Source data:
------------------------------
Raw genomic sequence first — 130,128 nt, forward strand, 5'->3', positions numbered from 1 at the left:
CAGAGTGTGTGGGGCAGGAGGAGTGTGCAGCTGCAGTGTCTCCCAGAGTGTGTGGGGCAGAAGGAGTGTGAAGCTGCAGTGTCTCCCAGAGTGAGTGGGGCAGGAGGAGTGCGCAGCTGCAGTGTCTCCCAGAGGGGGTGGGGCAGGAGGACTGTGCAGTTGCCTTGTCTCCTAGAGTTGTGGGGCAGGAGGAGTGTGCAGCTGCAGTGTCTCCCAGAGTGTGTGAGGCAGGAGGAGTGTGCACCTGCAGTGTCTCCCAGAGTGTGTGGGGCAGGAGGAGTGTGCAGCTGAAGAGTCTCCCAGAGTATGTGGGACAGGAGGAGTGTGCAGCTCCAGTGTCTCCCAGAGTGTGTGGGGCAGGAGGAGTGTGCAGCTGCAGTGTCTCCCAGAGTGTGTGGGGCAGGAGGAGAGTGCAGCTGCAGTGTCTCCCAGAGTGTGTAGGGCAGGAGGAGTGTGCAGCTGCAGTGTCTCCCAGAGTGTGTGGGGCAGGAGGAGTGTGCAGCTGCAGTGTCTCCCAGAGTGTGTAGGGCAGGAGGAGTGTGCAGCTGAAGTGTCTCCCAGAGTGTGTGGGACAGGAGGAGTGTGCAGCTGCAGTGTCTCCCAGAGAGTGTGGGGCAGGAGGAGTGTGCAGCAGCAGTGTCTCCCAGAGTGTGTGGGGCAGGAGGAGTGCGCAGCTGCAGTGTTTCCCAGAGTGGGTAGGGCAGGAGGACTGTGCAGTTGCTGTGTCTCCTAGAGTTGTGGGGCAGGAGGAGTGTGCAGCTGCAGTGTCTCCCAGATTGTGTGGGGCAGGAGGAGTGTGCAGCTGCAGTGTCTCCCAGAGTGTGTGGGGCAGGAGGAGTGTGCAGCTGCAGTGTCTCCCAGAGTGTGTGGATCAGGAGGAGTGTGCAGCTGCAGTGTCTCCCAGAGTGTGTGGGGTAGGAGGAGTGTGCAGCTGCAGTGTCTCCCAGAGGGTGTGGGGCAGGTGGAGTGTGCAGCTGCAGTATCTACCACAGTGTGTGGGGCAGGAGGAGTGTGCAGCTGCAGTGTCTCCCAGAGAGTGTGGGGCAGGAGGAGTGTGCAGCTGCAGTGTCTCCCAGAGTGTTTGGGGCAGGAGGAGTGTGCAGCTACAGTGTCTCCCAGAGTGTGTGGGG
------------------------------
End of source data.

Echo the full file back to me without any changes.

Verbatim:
Raw genomic sequence first — 130,128 nt, forward strand, 5'->3', positions numbered from 1 at the left:
CAGAGTGTGTGGGGCAGGAGGAGTGTGCAGCTGCAGTGTCTCCCAGAGTGTGTGGGGCAGAAGGAGTGTGAAGCTGCAGTGTCTCCCAGAGTGAGTGGGGCAGGAGGAGTGCGCAGCTGCAGTGTCTCCCAGAGGGGGTGGGGCAGGAGGACTGTGCAGTTGCCTTGTCTCCTAGAGTTGTGGGGCAGGAGGAGTGTGCAGCTGCAGTGTCTCCCAGAGTGTGTGAGGCAGGAGGAGTGTGCACCTGCAGTGTCTCCCAGAGTGTGTGGGGCAGGAGGAGTGTGCAGCTGAAGAGTCTCCCAGAGTATGTGGGACAGGAGGAGTGTGCAGCTCCAGTGTCTCCCAGAGTGTGTGGGGCAGGAGGAGTGTGCAGCTGCAGTGTCTCCCAGAGTGTGTGGGGCAGGAGGAGAGTGCAGCTGCAGTGTCTCCCAGAGTGTGTAGGGCAGGAGGAGTGTGCAGCTGCAGTGTCTCCCAGAGTGTGTGGGGCAGGAGGAGTGTGCAGCTGCAGTGTCTCCCAGAGTGTGTAGGGCAGGAGGAGTGTGCAGCTGAAGTGTCTCCCAGAGTGTGTGGGACAGGAGGAGTGTGCAGCTGCAGTGTCTCCCAGAGAGTGTGGGGCAGGAGGAGTGTGCAGCAGCAGTGTCTCCCAGAGTGTGTGGGGCAGGAGGAGTGCGCAGCTGCAGTGTTTCCCAGAGTGGGTAGGGCAGGAGGACTGTGCAGTTGCTGTGTCTCCTAGAGTTGTGGGGCAGGAGGAGTGTGCAGCTGCAGTGTCTCCCAGATTGTGTGGGGCAGGAGGAGTGTGCAGCTGCAGTGTCTCCCAGAGTGTGTGGGGCAGGAGGAGTGTGCAGCTGCAGTGTCTCCCAGAGTGTGTGGATCAGGAGGAGTGTGCAGCTGCAGTGTCTCCCAGAGTGTGTGGGGTAGGAGGAGTGTGCAGCTGCAGTGTCTCCCAGAGGGTGTGGGGCAGGTGGAGTGTGCAGCTGCAGTATCTACCACAGTGTGTGGGGCAGGAGGAGTGTGCAGCTGCAGTGTCTCCCAGAGAGTGTGGGGCAGGAGGAGTGTGCAGCTGCAGTGTCTCCCAGAGTGTTTGGGGCAGGAGGAGTGTGCAGCTACAGTGTCTCCCAGAGTGTGTGGGG